Grinnell students, faculty, staff, and alumni:

After 14 years of working together, Grinnell College and the Posse Foundation are ending our relationship. Starting with the fall of 2017, no new Posse cohorts will enroll.

Posse has helped us to pursue our goals for diversity and student success and grow as a diverse institution. Posse scholars have brought great energy and student leadership to campus and given us a good sense of what close faculty-student mentoring can achieve. As we plan for the future we will seek to incorporate those ideas into our planning and engage Posse scholars and alumni in it.

I also want to emphasize this: The College’s commitment to our current Posse students from New Orleans, Los Angeles, and Washington, D.C., remains steadfast. They are Grinnellians and their continued success remains a priority. Grinnell has enrolled a new Posse from Washington, D.C., and we look forward to welcoming D.C. Posse 12 this fall.

We have several reasons for making this change. One reason is that we are interested in a more comprehensive approach to achieving our goals for diversity and overall student success. Posse’s model dedicates extensive resources toward small cohorts of students. Through the Posse Foundation we have enrolled about 20 scholars per year, which has been a major contribution.

However, Grinnell’s student diversity has grown significantly since we started with Posse — 25% of our current students are domestic students of color, 15% are first-generation, 20% are Pell-grant eligible. In every entering class, we are now enrolling more than 100 students from underrepresented backgrounds. We want to provide and use what we have learned from Posse to enhance our support for this larger cohort as well.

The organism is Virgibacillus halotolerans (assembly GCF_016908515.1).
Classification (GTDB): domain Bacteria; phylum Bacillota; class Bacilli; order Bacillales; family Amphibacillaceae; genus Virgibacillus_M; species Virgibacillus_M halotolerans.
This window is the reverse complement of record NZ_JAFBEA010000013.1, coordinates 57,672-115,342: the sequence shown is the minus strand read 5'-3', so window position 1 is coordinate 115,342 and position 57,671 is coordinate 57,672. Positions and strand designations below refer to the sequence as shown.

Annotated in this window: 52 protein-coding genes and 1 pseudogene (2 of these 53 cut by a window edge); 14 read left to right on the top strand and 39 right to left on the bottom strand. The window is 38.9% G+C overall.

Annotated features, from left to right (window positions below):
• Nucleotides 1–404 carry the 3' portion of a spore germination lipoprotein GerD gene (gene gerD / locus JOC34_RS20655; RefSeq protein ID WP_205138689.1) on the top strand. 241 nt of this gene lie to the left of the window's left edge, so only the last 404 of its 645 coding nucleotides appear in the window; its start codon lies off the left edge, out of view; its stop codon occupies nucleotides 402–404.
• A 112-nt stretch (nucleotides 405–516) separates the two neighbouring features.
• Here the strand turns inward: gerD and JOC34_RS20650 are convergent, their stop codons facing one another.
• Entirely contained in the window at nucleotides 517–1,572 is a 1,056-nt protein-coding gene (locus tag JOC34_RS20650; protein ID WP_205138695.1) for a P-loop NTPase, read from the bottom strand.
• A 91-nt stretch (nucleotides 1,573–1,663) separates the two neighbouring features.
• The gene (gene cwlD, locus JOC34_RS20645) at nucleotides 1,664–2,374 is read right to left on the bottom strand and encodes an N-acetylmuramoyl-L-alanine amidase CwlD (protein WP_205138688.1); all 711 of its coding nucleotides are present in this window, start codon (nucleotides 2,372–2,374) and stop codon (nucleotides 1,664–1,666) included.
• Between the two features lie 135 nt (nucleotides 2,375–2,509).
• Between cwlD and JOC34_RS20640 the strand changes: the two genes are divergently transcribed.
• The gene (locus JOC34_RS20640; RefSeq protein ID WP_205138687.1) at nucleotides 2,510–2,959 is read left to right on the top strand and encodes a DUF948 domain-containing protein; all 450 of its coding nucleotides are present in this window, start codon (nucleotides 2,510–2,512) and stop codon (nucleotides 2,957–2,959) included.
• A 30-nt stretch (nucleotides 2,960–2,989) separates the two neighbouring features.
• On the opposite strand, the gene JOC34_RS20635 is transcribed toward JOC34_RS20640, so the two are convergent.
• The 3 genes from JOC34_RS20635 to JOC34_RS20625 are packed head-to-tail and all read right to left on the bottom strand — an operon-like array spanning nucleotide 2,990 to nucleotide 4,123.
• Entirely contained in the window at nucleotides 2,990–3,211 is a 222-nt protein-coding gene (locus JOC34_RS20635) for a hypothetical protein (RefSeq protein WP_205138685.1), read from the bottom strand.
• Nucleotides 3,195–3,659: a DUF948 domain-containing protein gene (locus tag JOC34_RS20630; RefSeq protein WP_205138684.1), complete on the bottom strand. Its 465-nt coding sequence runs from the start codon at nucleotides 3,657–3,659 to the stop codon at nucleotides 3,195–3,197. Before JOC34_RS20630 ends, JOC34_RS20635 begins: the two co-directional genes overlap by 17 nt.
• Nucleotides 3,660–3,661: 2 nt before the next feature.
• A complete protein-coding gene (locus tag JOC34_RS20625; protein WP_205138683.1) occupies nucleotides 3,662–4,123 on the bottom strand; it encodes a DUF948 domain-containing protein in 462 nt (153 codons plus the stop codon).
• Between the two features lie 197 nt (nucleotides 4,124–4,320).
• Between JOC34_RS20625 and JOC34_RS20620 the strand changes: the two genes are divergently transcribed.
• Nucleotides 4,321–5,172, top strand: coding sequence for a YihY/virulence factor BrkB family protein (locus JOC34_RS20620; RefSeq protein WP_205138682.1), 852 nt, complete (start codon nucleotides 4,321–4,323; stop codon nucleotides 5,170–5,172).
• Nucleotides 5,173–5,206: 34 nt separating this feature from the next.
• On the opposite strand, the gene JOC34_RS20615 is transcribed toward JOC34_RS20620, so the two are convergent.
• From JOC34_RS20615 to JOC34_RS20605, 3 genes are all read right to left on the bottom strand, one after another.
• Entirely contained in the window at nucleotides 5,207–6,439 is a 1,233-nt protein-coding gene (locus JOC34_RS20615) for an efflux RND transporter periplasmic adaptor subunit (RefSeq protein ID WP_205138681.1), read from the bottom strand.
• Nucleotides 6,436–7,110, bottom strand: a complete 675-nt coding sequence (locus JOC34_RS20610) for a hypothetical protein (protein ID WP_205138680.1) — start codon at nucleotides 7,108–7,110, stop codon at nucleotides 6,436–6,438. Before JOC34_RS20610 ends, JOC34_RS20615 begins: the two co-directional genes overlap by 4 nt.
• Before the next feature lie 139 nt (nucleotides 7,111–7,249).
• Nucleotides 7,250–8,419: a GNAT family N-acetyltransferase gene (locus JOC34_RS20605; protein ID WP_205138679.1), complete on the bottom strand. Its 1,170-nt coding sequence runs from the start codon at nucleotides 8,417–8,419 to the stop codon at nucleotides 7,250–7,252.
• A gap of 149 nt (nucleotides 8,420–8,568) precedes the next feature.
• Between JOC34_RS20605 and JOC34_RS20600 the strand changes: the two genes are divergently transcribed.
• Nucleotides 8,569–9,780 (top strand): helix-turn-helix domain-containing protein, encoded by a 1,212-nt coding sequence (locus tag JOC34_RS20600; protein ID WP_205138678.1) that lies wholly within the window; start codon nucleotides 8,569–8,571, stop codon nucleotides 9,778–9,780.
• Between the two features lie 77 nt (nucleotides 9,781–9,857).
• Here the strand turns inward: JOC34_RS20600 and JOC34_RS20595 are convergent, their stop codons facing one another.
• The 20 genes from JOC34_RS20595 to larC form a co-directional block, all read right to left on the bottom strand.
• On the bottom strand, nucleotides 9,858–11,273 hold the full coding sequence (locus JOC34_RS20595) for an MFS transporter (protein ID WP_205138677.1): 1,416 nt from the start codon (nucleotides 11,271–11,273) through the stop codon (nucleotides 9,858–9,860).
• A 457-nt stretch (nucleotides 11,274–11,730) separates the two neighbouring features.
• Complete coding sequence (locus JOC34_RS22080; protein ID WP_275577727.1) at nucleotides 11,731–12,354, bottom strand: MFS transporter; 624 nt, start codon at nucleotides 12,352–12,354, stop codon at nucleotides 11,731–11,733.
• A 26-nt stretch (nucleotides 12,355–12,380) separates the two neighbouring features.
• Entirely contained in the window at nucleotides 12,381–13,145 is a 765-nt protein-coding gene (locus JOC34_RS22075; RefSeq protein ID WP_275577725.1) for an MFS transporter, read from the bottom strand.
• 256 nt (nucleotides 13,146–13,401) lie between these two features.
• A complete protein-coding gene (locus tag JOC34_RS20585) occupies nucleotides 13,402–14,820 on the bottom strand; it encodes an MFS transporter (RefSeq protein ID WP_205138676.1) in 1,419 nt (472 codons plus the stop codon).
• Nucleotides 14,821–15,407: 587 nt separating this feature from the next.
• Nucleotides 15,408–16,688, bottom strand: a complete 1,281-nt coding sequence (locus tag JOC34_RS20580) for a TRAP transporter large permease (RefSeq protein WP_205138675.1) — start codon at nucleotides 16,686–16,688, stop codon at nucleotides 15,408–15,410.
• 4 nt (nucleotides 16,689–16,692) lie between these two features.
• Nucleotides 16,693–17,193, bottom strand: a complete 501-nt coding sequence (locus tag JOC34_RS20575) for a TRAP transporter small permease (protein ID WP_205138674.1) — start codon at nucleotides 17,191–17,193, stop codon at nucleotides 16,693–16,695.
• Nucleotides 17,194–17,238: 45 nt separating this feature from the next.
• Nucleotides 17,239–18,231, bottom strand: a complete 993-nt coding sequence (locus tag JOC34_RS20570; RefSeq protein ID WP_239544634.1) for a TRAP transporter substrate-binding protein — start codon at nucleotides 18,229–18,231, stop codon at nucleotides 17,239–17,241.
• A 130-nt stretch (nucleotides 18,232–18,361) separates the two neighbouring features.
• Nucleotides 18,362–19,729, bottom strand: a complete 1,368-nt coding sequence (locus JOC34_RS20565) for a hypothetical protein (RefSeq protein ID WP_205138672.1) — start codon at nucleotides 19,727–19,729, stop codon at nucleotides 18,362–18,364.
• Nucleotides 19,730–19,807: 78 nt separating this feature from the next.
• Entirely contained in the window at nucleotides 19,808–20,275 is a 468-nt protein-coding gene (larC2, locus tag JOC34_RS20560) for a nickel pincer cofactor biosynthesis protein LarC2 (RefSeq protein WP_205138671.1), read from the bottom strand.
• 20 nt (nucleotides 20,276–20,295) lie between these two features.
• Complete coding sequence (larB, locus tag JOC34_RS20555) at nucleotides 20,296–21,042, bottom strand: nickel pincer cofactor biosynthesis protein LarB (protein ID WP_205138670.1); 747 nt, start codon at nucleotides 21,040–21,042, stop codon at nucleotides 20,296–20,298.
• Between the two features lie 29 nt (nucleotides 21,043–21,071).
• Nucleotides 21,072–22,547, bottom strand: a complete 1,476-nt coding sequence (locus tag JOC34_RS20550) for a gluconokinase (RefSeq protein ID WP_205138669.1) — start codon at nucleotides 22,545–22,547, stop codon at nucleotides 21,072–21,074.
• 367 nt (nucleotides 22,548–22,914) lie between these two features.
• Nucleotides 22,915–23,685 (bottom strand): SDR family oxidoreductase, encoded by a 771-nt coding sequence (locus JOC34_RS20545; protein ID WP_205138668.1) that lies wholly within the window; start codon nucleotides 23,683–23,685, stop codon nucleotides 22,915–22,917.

This broader approach is consistent with our comprehensive approach to student retention. Through data analytics and better use of our advising resources on campus, we are moving toward approaches designed to improve retention and success for all Grinnell students. The integration of Academic Affairs and Student Affairs is a major part of that, as is our new diversity structure with Lakesia Johnson as associate dean and chief diversity officer and Leslie Bleichner ’07 as assistant dean for intercultural affairs.

Finally, I want to emphasize that Grinnell’s commitment to diversity is not diminishing — it is actually deepening. We have made great progress in the past decade and are seeking to continue that. We will be increasing our human and financial resources dedicated to diversity, and we will be asking for your help as we work on it. Please send your suggestions to contactkington[at]grinnell[dot]edu.

As we make this transition, I hope you will join me in showing your support for our Posse scholars. They have made Grinnell a better place, and we appreciate all that the Posse Foundation has helped us achieve.

President Raynard S. Kington

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